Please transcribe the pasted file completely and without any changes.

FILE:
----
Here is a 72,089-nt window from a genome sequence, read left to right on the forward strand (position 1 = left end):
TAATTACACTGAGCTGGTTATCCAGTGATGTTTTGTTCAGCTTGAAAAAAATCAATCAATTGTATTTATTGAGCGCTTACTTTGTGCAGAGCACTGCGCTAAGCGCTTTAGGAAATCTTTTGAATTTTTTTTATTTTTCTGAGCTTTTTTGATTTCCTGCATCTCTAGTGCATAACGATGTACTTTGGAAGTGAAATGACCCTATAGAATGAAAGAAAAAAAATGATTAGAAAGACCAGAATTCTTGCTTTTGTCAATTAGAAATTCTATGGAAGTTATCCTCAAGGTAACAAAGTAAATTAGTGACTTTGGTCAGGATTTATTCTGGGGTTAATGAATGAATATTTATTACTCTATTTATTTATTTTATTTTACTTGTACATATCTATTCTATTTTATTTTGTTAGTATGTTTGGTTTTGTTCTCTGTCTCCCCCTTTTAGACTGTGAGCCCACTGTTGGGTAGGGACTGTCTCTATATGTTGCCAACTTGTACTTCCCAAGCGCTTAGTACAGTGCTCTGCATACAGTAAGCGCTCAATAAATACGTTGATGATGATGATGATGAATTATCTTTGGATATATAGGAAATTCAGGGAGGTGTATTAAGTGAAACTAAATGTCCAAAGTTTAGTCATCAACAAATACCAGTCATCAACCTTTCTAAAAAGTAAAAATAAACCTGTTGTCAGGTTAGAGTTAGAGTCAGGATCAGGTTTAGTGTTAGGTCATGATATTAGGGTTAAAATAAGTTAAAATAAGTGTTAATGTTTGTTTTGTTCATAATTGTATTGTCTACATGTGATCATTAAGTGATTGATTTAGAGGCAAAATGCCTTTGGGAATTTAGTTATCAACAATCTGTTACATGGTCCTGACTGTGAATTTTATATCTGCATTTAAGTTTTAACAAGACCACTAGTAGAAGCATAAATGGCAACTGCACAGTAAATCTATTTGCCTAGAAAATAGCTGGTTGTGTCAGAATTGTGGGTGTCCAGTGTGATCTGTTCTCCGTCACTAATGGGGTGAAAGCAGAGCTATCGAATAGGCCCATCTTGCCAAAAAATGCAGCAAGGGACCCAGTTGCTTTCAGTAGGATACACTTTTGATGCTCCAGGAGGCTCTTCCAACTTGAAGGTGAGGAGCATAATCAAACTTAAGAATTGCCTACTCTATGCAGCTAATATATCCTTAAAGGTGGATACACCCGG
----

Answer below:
Here is a 72,089-nt window from a genome sequence, read left to right on the forward strand (position 1 = left end):
TAATTACACTGAGCTGGTTATCCAGTGATGTTTTGTTCAGCTTGAAAAAAATCAATCAATTGTATTTATTGAGCGCTTACTTTGTGCAGAGCACTGCGCTAAGCGCTTTAGGAAATCTTTTGAATTTTTTTTATTTTTCTGAGCTTTTTTGATTTCCTGCATCTCTAGTGCATAACGATGTACTTTGGAAGTGAAATGACCCTATAGAATGAAAGAAAAAAAATGATTAGAAAGACCAGAATTCTTGCTTTTGTCAATTAGAAATTCTATGGAAGTTATCCTCAAGGTAACAAAGTAAATTAGTGACTTTGGTCAGGATTTATTCTGGGGTTAATGAATGAATATTTATTACTCTATTTATTTATTTTATTTTACTTGTACATATCTATTCTATTTTATTTTGTTAGTATGTTTGGTTTTGTTCTCTGTCTCCCCCTTTTAGACTGTGAGCCCACTGTTGGGTAGGGACTGTCTCTATATGTTGCCAACTTGTACTTCCCAAGCGCTTAGTACAGTGCTCTGCATACAGTAAGCGCTCAATAAATACGTTGATGATGATGATGATGAATTATCTTTGGATATATAGGAAATTCAGGGAGGTGTATTAAGTGAAACTAAATGTCCAAAGTTTAGTCATCAACAAATACCAGTCATCAACCTTTCTAAAAAGTAAAAATAAACCTGTTGTCAGGTTAGAGTTAGAGTCAGGATCAGGTTTAGTGTTAGGTCATGATATTAGGGTTAAAATAAGTTAAAATAAGTGTTAATGTTTGTTTTGTTCATAATTGTATTGTCTACATGTGATCATTAAGTGATTGATTTAGAGGCAAAATGCCTTTGGGAATTTAGTTATCAACAATCTGTTACATGGTCCTGACTGTGAATTTTATATCTGCATTTAAGTTTTAACAAGACCACTAGTAGAAGCATAAATGGCAACTGCACAGTAAATCTATTTGCCTAGAAAATAGCTGGTTGTGTCAGAATTGTGGGTGTCCAGTGTGATCTGTTCTCCGTCACTAATGGGGTGAAAGCAGAGCTATCGAATAGGCCCATCTTGCCAAAAAATGCAGCAAGGGACCCAGTTGCTTTCAGTAGGATACACTTTTGATGCTCCAGGAGGCTCTTCCAACTTGAAGGTGAGGAGCATAATCAAACTTAAGAATTGCCTACTCTATGCAGCTAATATATCCTTAAAGGTGGATACACCCGG